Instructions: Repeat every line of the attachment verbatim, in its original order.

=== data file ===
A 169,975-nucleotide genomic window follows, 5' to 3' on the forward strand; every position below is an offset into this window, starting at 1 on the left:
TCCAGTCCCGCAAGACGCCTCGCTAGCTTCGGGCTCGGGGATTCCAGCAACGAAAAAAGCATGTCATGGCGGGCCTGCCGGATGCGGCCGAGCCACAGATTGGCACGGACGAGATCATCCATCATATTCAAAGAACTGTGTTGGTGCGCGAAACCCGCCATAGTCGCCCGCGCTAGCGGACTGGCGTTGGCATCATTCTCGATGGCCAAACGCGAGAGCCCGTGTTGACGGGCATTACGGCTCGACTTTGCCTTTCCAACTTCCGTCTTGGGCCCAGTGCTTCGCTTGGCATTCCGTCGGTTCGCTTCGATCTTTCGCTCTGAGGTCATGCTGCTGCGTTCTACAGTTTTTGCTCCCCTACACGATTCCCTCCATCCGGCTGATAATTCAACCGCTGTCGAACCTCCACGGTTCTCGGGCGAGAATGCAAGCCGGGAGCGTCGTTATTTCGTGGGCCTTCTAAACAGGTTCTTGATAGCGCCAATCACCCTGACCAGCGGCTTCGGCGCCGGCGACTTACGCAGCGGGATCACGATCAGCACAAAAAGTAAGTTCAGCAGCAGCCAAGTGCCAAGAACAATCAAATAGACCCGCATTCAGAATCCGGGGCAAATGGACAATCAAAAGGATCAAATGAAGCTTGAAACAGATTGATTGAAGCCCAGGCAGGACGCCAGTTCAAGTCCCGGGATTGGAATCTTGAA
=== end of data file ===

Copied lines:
A 169,975-nucleotide genomic window follows, 5' to 3' on the forward strand; every position below is an offset into this window, starting at 1 on the left:
TCCAGTCCCGCAAGACGCCTCGCTAGCTTCGGGCTCGGGGATTCCAGCAACGAAAAAAGCATGTCATGGCGGGCCTGCCGGATGCGGCCGAGCCACAGATTGGCACGGACGAGATCATCCATCATATTCAAAGAACTGTGTTGGTGCGCGAAACCCGCCATAGTCGCCCGCGCTAGCGGACTGGCGTTGGCATCATTCTCGATGGCCAAACGCGAGAGCCCGTGTTGACGGGCATTACGGCTCGACTTTGCCTTTCCAACTTCCGTCTTGGGCCCAGTGCTTCGCTTGGCATTCCGTCGGTTCGCTTCGATCTTTCGCTCTGAGGTCATGCTGCTGCGTTCTACAGTTTTTGCTCCCCTACACGATTCCCTCCATCCGGCTGATAATTCAACCGCTGTCGAACCTCCACGGTTCTCGGGCGAGAATGCAAGCCGGGAGCGTCGTTATTTCGTGGGCCTTCTAAACAGGTTCTTGATAGCGCCAATCACCCTGACCAGCGGCTTCGGCGCCGGCGACTTACGCAGCGGGATCACGATCAGCACAAAAAGTAAGTTCAGCAGCAGCCAAGTGCCAAGAACAATCAAATAGACCCGCATTCAGAATCCGGGGCAAATGGACAATCAAAAGGATCAAATGAAGCTTGAAACAGATTGATTGAAGCCCAGGCAGGACGCCAGTTCAAGTCCCGGGATTGGAATCTTGAA